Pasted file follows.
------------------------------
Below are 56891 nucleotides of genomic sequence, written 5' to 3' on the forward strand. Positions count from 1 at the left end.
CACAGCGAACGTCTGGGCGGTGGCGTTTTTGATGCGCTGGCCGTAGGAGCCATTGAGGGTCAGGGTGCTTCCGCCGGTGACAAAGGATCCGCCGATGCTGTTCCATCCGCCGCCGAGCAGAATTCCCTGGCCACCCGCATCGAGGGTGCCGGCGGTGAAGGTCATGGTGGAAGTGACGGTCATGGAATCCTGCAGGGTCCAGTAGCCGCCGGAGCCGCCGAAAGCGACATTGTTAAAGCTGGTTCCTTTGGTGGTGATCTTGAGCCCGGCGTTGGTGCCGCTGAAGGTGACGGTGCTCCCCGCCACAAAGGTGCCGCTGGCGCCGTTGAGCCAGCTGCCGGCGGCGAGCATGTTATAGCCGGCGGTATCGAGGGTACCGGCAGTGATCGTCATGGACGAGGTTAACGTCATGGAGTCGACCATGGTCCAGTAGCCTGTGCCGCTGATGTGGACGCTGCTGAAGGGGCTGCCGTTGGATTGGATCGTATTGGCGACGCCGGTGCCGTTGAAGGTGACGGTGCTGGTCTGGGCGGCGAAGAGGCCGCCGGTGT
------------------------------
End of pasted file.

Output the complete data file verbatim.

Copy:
Below are 56891 nucleotides of genomic sequence, written 5' to 3' on the forward strand. Positions count from 1 at the left end.
CACAGCGAACGTCTGGGCGGTGGCGTTTTTGATGCGCTGGCCGTAGGAGCCATTGAGGGTCAGGGTGCTTCCGCCGGTGACAAAGGATCCGCCGATGCTGTTCCATCCGCCGCCGAGCAGAATTCCCTGGCCACCCGCATCGAGGGTGCCGGCGGTGAAGGTCATGGTGGAAGTGACGGTCATGGAATCCTGCAGGGTCCAGTAGCCGCCGGAGCCGCCGAAAGCGACATTGTTAAAGCTGGTTCCTTTGGTGGTGATCTTGAGCCCGGCGTTGGTGCCGCTGAAGGTGACGGTGCTCCCCGCCACAAAGGTGCCGCTGGCGCCGTTGAGCCAGCTGCCGGCGGCGAGCATGTTATAGCCGGCGGTATCGAGGGTACCGGCAGTGATCGTCATGGACGAGGTTAACGTCATGGAGTCGACCATGGTCCAGTAGCCTGTGCCGCTGATGTGGACGCTGCTGAAGGGGCTGCCGTTGGATTGGATCGTATTGGCGACGCCGGTGCCGTTGAAGGTGACGGTGCTGGTCTGGGCGGCGAAGAGGCCGCCGGTGT